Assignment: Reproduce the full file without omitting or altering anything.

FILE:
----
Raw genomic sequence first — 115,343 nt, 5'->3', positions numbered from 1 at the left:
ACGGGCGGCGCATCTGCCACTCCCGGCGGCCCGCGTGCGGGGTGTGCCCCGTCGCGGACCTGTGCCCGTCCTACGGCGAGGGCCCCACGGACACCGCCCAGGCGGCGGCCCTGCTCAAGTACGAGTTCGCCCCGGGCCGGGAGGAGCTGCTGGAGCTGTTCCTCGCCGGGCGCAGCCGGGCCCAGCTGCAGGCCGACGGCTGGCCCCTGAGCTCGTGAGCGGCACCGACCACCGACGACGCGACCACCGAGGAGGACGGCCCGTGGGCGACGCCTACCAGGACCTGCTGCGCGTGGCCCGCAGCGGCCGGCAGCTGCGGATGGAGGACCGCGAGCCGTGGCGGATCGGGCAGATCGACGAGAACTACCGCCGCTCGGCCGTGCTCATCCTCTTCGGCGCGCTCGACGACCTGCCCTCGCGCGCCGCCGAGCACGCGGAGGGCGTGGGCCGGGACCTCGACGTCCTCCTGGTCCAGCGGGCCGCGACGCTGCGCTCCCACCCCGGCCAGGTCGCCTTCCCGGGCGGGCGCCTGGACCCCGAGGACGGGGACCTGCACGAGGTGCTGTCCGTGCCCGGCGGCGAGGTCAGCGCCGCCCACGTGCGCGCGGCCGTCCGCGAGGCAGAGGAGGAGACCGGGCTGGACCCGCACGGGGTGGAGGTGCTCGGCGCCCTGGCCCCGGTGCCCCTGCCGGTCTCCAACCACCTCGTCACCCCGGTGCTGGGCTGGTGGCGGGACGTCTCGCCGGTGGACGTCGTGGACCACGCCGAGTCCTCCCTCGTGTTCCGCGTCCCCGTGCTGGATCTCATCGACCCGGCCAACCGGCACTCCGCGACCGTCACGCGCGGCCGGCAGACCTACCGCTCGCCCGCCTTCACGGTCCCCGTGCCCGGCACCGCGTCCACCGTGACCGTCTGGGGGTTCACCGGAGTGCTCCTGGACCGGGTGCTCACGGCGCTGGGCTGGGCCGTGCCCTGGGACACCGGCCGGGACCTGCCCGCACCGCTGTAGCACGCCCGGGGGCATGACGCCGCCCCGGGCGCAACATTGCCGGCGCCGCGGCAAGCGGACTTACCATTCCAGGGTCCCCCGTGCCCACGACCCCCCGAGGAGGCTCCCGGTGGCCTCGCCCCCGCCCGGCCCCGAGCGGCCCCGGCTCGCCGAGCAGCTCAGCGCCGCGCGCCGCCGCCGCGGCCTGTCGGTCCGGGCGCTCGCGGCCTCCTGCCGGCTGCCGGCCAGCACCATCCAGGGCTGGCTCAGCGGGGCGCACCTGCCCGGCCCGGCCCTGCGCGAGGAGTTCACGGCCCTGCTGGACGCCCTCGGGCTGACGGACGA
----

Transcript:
Raw genomic sequence first — 115,343 nt, 5'->3', positions numbered from 1 at the left:
ACGGGCGGCGCATCTGCCACTCCCGGCGGCCCGCGTGCGGGGTGTGCCCCGTCGCGGACCTGTGCCCGTCCTACGGCGAGGGCCCCACGGACACCGCCCAGGCGGCGGCCCTGCTCAAGTACGAGTTCGCCCCGGGCCGGGAGGAGCTGCTGGAGCTGTTCCTCGCCGGGCGCAGCCGGGCCCAGCTGCAGGCCGACGGCTGGCCCCTGAGCTCGTGAGCGGCACCGACCACCGACGACGCGACCACCGAGGAGGACGGCCCGTGGGCGACGCCTACCAGGACCTGCTGCGCGTGGCCCGCAGCGGCCGGCAGCTGCGGATGGAGGACCGCGAGCCGTGGCGGATCGGGCAGATCGACGAGAACTACCGCCGCTCGGCCGTGCTCATCCTCTTCGGCGCGCTCGACGACCTGCCCTCGCGCGCCGCCGAGCACGCGGAGGGCGTGGGCCGGGACCTCGACGTCCTCCTGGTCCAGCGGGCCGCGACGCTGCGCTCCCACCCCGGCCAGGTCGCCTTCCCGGGCGGGCGCCTGGACCCCGAGGACGGGGACCTGCACGAGGTGCTGTCCGTGCCCGGCGGCGAGGTCAGCGCCGCCCACGTGCGCGCGGCCGTCCGCGAGGCAGAGGAGGAGACCGGGCTGGACCCGCACGGGGTGGAGGTGCTCGGCGCCCTGGCCCCGGTGCCCCTGCCGGTCTCCAACCACCTCGTCACCCCGGTGCTGGGCTGGTGGCGGGACGTCTCGCCGGTGGACGTCGTGGACCACGCCGAGTCCTCCCTCGTGTTCCGCGTCCCCGTGCTGGATCTCATCGACCCGGCCAACCGGCACTCCGCGACCGTCACGCGCGGCCGGCAGACCTACCGCTCGCCCGCCTTCACGGTCCCCGTGCCCGGCACCGCGTCCACCGTGACCGTCTGGGGGTTCACCGGAGTGCTCCTGGACCGGGTGCTCACGGCGCTGGGCTGGGCCGTGCCCTGGGACACCGGCCGGGACCTGCCCGCACCGCTGTAGCACGCCCGGGGGCATGACGCCGCCCCGGGCGCAACATTGCCGGCGCCGCGGCAAGCGGACTTACCATTCCAGGGTCCCCCGTGCCCACGACCCCCCGAGGAGGCTCCCGGTGGCCTCGCCCCCGCCCGGCCCCGAGCGGCCCCGGCTCGCCGAGCAGCTCAGCGCCGCGCGCCGCCGCCGCGGCCTGTCGGTCCGGGCGCTCGCGGCCTCCTGCCGGCTGCCGGCCAGCACCATCCAGGGCTGGCTCAGCGGGGCGCACCTGCCCGGCCCGGCCCTGCGCGAGGAGTTCACGGCCCTGCTGGACGCCCTCGGGCTGACGGACGA